Some links with a bit of heft to keep you through the summer. by Tony Quick
“The Outer Reaches of Love” by JP Kemmick (from Barrelhouse)
Long distance relationships are difficult but what can you do when your wife is an astronaut on a joint American-German research mission and your husband is a superhero? Will they remain faithful? Kemmick’s daringly original short story is a mash-up of the mundane marriage and the fantastic phenomenon of space and super-heroism.
“She’s thinking back to how he tried to tell her what it was like up here, the peace of the infinite, that feeling you get watching the sun rise and set, rise and set; how you worry that the Earth is aging incredibly fast without you and the ridiculous sci-fi fear that you might return to a different era, that everyone will have aged innumerable years without you.”
A definite must read from a writer who is clearly just getting started.
“The Ghost of Berries” by Joe Fassler (from Boston Review)
Lately, my own attempt to write the Great American Famine novel has got me thinking about the luxuries we take for granted. Year-round strawberries, food delivered straight to your doorstep. Fassler’s clearly in the same mode of thought. In his melancholy piece “The Ghost of Berries” a young man goes on a mission to find fruit for his dying mother in a world where there’s little food—let alone produce.
“‘Go out there,’ she croaked. ‘Find me something. Real fruit. An orange. But I’d take an apple. I’d take a single grape. Oh,’ she said, and gave a long, unholy groan, ‘I want to taste real fruit again before I die. I don’t care what you have to do—just get it.
He dabbed the wet rag at her forehead and whispered hushing sounds. But when he finally left the house to pace the open air by the sulfur pits, sucking the pebble he used to stem his cravings, a stuck sob widened in his throat.”
This sparse piece tugs at that muscle in your ribcage and the end packs a guilt-laced punch.
Ben Percy’s Favorite Wolf Stories (From Flavorwire)
Anyone that’s met me knows I’m not above name dropping. Former Iowa State University professor Benjamin Percy has written a werewolf novel Red Moon, a novel that crosses literary fiction and genre. In celebration of a new addition to this talented author’s oeuvre, check out Flavorwire’s profile of Percy’s five favorite wolf novels.
On Craft: Fiona McCrae on First Pages (From Graywolf Press)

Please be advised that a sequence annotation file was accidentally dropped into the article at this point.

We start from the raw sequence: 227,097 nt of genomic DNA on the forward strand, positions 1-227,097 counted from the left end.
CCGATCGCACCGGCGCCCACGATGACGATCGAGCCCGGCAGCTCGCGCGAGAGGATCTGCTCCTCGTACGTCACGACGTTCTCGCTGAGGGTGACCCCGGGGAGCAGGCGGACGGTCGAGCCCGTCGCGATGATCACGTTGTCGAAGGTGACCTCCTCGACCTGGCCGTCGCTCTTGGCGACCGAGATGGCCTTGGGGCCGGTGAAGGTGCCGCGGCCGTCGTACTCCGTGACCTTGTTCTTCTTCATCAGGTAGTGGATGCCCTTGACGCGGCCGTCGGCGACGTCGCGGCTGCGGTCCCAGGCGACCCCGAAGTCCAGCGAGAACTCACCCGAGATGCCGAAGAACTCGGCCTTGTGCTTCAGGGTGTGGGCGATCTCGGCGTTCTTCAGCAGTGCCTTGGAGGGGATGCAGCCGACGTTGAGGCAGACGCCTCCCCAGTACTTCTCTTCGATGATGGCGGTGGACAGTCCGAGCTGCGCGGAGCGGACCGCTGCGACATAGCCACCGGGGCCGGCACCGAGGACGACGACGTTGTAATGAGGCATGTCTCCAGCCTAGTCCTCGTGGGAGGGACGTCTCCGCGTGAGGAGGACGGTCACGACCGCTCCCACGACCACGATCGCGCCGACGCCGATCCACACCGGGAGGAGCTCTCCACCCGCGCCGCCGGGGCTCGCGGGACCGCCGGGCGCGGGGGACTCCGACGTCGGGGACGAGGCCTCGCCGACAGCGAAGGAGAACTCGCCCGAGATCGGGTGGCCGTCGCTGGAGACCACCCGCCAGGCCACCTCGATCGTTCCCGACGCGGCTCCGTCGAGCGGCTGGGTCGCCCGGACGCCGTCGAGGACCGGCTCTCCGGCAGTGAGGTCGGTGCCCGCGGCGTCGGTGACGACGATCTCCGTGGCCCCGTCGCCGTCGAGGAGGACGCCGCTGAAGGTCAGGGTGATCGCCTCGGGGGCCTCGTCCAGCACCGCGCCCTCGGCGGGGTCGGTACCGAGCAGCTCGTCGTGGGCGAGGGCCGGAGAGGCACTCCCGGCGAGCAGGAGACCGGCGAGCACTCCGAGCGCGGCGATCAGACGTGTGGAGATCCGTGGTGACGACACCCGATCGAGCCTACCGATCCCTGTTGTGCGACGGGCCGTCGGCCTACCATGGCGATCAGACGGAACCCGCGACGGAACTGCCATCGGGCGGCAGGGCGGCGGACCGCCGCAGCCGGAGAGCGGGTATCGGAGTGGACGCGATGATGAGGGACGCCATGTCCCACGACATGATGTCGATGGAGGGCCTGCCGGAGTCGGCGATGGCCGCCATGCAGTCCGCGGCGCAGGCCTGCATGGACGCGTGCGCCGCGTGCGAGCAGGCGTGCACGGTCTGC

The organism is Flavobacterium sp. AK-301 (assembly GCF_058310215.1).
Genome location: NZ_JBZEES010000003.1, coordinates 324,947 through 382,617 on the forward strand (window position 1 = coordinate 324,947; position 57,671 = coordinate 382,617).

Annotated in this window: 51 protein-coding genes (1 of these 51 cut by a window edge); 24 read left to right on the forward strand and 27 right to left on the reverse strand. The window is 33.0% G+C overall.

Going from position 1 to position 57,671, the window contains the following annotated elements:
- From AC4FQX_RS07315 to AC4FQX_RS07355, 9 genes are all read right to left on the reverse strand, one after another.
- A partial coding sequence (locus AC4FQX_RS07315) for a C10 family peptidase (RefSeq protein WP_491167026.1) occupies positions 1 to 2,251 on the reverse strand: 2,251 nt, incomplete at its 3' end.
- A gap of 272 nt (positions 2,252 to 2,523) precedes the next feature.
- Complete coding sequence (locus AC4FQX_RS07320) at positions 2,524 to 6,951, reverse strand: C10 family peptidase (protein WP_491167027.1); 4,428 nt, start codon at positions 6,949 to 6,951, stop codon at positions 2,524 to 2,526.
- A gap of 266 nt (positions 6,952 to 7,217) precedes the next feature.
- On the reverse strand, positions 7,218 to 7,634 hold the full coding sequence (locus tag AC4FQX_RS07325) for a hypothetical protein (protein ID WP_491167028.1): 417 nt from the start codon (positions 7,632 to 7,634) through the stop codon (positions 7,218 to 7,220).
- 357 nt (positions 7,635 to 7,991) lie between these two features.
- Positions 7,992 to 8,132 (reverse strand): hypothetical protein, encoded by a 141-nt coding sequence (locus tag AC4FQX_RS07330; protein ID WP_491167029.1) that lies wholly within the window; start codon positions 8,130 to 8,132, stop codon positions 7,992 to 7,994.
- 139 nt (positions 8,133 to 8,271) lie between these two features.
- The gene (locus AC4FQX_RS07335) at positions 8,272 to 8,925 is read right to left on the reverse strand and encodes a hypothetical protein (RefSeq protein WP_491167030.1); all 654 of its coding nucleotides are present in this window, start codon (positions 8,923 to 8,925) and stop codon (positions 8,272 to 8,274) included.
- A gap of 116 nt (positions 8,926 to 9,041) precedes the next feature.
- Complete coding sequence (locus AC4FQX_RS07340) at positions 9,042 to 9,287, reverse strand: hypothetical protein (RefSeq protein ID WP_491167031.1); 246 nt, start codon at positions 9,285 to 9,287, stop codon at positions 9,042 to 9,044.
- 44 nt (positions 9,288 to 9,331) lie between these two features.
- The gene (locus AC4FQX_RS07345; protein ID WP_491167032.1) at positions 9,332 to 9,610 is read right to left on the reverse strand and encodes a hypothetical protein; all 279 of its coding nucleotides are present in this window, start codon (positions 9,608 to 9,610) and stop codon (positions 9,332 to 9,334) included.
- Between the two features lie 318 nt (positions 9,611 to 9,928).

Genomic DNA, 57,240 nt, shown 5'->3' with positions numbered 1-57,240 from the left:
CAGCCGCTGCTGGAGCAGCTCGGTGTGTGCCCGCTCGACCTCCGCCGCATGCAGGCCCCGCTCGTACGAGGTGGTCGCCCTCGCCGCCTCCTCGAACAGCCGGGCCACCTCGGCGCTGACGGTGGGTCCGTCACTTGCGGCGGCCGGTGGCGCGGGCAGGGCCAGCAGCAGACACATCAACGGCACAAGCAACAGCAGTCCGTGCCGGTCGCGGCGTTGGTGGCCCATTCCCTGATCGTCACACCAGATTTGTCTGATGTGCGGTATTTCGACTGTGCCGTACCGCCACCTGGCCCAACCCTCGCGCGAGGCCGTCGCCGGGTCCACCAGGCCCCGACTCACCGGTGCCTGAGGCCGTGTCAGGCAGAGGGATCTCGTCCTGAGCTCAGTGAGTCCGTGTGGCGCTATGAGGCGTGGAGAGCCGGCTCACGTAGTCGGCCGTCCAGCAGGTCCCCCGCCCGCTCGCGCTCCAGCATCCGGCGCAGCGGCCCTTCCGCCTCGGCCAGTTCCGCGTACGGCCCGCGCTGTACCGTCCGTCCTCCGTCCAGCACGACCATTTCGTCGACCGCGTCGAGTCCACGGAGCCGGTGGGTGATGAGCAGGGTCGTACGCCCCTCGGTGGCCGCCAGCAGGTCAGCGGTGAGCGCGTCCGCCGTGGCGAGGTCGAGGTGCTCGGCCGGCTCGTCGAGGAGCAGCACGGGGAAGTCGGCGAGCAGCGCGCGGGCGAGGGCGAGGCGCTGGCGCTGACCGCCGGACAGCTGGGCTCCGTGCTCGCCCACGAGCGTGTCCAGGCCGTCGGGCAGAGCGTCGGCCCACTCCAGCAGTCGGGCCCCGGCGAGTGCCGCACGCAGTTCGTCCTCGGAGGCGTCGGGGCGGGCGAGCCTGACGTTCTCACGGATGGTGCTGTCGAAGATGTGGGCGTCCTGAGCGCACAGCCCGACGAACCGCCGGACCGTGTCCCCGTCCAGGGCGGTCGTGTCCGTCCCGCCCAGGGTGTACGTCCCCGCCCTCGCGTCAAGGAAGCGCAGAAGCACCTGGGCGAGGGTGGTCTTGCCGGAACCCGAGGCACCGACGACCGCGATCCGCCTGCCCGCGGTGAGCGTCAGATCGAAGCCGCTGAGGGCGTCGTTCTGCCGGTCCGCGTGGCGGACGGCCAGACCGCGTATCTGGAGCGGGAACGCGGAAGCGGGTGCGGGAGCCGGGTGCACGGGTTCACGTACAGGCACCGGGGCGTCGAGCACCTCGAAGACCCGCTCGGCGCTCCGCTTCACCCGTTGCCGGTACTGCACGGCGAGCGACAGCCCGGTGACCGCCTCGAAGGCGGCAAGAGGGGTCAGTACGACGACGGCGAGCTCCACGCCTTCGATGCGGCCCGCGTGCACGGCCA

Speaking of wolves—of a different sort—the Graywolf Press website features a craft lesson from its director and publisher Fiona McCrae on making sure the first few pages of your novel keep the publishers reading.
“Great opening pages, however, are all unlike, and my favorite ones nearly always contain a surprise. The surprise often does not come from language that is forced and straining to impress, but can spring from quite simple phrasing, which nonetheless signals something quite dramatic. Think of Orwell’s clocks striking thirteen at the beginning of 1984, for example.”
The advice is solid and practical. If you’re an aspiring writer, I’d definitely recommend giving it a read.
The Smart Approach to Contest Submissions (From Poets & Writers)
Many literary magazines are tied to MFA programs, so many—including Flyway—don’t take submissions during the summer. I always take this opportunity to re-evaluate my strategies and cleaning up bad habits. Poets & Writers magazine has a great seven-point list to help aspiring writers get their manuscripts ready for their date with the editor. My favorite is number 3: Judge your judge.
“Read that famous poet’s work as well as the work of winners that judge has chosen in the past. Read interviews with that well-known novelist, reviews of her latest book, articles and essays she has published in magazines. Try to figure out not only how she writes but also how she thinks, how she reads. Never heard of the judge? Double your efforts and proceed with caution.”
Have fun reading, revising, and since you’re already here, peruse the Flyway website. We’ll be posting content during the summer. Happy reading!